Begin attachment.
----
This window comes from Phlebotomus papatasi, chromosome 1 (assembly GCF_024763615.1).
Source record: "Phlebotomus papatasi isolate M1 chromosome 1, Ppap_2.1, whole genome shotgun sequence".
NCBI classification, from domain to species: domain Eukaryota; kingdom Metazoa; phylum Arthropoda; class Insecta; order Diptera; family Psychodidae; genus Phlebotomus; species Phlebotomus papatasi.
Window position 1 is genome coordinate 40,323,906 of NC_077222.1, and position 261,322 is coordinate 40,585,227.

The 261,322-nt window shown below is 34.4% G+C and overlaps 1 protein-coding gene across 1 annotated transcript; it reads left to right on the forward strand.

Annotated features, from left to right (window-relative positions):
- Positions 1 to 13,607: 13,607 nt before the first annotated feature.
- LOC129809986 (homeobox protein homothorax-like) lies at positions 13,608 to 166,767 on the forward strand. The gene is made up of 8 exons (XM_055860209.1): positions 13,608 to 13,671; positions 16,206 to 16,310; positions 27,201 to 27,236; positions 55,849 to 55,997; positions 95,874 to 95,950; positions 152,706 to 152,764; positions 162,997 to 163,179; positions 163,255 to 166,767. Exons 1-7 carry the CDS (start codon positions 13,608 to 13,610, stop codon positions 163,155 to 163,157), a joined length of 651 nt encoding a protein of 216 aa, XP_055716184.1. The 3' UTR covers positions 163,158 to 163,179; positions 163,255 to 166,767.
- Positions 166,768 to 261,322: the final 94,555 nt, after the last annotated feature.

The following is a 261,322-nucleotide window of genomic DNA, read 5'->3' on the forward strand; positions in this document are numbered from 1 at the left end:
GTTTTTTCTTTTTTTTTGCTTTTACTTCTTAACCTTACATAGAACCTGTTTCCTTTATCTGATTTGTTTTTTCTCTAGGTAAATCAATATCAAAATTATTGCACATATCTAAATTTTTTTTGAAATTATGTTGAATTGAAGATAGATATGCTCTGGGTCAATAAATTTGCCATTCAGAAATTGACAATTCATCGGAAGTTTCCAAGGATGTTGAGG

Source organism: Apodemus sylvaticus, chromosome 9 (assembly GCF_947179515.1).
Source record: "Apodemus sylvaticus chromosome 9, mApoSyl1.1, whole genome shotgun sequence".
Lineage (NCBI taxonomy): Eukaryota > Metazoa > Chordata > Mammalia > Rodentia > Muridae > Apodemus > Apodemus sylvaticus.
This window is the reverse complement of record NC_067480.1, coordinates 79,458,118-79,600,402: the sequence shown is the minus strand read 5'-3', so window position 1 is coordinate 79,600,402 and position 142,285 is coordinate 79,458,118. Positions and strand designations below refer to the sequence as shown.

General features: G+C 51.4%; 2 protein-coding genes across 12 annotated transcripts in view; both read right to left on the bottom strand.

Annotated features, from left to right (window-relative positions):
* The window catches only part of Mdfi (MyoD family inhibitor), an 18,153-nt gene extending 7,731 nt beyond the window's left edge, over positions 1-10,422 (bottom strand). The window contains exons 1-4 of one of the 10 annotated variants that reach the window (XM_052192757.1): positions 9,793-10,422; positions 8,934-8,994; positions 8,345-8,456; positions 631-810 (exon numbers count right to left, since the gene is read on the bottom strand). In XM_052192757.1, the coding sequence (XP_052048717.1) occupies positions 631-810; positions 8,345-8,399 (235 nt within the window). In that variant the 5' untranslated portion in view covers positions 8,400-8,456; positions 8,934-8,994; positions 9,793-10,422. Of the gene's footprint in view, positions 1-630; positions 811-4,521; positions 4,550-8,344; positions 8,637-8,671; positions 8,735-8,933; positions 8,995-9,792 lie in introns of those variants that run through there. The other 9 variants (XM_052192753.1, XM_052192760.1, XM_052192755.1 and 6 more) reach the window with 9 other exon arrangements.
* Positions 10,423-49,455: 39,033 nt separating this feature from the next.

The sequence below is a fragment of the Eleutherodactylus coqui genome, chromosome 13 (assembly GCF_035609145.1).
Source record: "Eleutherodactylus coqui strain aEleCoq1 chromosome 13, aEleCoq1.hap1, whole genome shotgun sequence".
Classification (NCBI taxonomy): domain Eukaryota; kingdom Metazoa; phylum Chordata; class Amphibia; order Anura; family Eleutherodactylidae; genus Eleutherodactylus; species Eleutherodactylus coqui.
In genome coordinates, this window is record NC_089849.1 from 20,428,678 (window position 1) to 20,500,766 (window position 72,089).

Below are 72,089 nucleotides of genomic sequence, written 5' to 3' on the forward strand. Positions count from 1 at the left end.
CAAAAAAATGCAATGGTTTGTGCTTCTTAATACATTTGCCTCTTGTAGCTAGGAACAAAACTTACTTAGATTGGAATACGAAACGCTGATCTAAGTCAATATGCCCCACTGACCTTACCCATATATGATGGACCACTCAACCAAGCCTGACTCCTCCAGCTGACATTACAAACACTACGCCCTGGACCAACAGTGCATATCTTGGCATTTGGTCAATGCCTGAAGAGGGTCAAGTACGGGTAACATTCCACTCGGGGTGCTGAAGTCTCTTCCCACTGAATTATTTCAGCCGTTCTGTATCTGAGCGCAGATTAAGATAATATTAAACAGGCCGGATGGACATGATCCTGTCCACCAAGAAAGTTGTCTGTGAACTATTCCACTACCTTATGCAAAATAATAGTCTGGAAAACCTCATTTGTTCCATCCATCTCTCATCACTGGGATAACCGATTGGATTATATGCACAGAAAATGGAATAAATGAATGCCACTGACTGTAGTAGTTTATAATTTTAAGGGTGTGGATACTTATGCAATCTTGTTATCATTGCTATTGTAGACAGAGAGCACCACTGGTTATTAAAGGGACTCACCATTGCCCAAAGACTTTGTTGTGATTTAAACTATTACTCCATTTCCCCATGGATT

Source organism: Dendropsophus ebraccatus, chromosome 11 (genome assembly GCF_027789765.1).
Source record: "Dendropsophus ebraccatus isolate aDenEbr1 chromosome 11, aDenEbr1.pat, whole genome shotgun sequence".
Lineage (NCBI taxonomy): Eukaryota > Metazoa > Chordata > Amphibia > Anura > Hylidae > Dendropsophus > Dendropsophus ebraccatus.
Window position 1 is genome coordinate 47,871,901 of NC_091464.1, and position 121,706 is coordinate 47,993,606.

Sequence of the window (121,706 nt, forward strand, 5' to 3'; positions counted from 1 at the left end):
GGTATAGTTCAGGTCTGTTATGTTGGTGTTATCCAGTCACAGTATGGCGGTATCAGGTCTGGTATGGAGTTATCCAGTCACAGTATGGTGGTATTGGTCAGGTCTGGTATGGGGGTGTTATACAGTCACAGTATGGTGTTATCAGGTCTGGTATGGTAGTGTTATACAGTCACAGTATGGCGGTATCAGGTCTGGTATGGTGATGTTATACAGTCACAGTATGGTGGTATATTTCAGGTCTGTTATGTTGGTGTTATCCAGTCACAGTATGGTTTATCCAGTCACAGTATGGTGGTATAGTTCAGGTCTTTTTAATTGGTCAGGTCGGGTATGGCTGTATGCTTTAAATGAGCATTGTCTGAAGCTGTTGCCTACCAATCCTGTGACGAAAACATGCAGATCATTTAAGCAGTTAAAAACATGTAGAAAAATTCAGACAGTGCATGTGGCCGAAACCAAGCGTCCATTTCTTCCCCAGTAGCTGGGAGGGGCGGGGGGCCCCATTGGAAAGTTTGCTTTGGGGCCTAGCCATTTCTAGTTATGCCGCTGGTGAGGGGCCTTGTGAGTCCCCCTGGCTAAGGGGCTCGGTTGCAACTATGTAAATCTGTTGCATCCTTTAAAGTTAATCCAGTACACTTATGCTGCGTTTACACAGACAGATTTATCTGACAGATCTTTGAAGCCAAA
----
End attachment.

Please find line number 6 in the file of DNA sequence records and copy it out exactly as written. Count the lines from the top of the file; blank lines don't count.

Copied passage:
Annotated features, from left to right (window-relative positions):